Romanian President Klaus Iohannis said the country's prime minister, Viorica Dncil, had not consulted him before submitting the draft resolution, and that such a move could only occur once a peace process between Israel and the Palestinians is completed.
Dncil submitted the draft resolution on Thursday, and it now depends on the approval of ministers.
The proposal to relocate the embassy was made following a visit to Bucharest by Deputy Foreign Minister Tzipi Hotovely (Likud) last week, where she met with Romanian Foreign Minister Teodor Melescanu. Hotovely told him that "there will be a historic window of opportunity following the relocation of the American embassy to Jerusalem." The Romanian foreign minister replied that he would examine the matter.
Hotovely is slated to visit the Czech Republic soon, which is expected to be the next state to declare a similar intention. Romania and the Czech Republic belong to the European Union, whose official policy opposes unilateral recognition of Jerusalem as the capital of Israel and supports the recognition of Jerusalem as the capital of two states, Israel and Palestine, along the 1967 borders.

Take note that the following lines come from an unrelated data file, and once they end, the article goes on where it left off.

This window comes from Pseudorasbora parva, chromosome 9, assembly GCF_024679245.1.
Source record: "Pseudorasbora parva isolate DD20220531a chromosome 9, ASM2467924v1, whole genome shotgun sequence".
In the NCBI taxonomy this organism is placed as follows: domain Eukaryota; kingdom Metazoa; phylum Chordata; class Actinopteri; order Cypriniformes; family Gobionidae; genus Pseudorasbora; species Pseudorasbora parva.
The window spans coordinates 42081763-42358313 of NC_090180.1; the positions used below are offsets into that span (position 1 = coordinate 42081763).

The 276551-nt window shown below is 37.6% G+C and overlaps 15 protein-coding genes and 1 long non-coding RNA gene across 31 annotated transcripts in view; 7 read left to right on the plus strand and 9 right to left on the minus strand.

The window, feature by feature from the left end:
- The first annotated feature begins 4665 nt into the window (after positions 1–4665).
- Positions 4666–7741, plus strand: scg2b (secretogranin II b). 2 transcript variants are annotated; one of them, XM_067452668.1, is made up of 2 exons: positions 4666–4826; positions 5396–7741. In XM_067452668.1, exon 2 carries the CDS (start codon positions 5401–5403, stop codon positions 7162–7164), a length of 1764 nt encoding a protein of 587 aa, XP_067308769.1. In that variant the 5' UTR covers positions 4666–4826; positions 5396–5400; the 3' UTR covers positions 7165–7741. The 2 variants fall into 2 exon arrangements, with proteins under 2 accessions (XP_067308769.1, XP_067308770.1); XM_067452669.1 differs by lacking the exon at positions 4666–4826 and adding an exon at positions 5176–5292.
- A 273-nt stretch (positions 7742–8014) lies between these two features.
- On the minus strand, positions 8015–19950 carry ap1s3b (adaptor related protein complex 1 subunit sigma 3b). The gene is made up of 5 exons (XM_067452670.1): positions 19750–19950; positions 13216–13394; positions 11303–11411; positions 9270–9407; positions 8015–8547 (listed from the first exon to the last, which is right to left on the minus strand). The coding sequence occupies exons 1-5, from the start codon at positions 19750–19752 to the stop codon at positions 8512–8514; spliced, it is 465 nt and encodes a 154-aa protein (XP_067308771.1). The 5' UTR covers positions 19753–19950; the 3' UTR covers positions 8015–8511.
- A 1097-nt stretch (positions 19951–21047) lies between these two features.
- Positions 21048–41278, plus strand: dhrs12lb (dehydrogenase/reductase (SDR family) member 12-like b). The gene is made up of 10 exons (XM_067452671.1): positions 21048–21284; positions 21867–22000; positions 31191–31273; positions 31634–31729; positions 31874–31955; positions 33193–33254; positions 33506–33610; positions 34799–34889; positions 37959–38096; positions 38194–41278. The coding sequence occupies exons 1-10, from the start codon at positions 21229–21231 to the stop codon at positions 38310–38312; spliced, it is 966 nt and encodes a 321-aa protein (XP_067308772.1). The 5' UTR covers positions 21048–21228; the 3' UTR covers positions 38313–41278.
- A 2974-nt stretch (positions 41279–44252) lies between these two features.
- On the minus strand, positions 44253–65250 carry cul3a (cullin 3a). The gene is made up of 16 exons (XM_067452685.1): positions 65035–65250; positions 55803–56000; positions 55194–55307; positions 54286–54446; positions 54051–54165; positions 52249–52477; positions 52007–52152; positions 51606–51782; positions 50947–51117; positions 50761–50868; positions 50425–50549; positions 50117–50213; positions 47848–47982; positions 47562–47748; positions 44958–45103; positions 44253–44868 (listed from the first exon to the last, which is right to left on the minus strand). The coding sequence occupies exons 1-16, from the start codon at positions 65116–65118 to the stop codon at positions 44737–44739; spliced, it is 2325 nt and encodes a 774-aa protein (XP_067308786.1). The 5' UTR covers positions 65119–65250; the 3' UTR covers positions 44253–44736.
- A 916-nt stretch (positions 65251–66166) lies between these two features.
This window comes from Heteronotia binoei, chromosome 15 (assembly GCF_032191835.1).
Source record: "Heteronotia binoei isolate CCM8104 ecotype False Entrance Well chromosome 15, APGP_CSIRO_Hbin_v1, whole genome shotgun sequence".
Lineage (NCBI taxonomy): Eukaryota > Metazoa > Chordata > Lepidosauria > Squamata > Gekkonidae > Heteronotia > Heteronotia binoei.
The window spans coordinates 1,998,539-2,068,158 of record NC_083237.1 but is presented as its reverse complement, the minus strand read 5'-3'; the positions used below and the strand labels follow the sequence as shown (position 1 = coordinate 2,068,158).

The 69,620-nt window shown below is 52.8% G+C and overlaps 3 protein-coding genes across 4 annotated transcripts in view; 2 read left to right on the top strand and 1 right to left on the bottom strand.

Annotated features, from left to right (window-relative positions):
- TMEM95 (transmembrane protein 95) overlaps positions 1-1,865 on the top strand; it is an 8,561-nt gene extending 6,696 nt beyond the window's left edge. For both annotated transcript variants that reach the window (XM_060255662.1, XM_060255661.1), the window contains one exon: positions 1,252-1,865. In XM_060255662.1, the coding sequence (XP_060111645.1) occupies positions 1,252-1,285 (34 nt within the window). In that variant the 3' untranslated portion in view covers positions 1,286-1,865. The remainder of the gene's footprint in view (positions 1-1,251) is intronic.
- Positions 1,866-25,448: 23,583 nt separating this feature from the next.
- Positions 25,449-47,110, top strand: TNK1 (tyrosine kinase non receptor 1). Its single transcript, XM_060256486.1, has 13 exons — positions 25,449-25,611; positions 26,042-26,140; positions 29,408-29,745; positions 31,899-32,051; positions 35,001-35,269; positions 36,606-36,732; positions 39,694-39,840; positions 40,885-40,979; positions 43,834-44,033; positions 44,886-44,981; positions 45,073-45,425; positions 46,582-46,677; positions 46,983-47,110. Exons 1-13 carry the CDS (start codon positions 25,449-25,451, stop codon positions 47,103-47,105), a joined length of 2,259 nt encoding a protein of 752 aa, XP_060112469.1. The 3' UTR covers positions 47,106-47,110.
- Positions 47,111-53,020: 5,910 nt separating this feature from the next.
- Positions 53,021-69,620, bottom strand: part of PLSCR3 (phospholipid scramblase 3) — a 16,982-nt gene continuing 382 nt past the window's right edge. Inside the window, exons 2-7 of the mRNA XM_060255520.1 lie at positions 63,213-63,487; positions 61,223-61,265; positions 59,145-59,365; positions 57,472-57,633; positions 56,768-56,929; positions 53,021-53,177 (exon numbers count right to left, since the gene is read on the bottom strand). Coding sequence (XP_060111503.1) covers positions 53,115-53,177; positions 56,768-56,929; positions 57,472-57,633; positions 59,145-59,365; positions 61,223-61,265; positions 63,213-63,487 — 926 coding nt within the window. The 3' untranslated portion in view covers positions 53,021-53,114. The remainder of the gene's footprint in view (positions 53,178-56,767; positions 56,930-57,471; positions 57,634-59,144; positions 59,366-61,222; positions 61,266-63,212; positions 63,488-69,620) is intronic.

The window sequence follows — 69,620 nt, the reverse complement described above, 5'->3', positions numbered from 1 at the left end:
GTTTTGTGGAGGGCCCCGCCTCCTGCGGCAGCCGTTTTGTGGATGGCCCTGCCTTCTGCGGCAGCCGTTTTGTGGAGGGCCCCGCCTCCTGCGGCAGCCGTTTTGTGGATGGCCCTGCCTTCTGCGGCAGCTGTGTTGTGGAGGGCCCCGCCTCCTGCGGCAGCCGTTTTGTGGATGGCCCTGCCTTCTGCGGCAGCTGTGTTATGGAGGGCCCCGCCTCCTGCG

Also on Thursday, which marked Israel's 70th Independence Day, Netanyahu said at a reception for foreign diplomats to celebrate the holiday that Israel would help the first 10 countries to transfer their embassies to the city: "There are two things you can to help Israel celebrate this wonderful Independence Day. The first thing is to speak out against Iran... the second thing you can do to promote peace is to move your embassy here."
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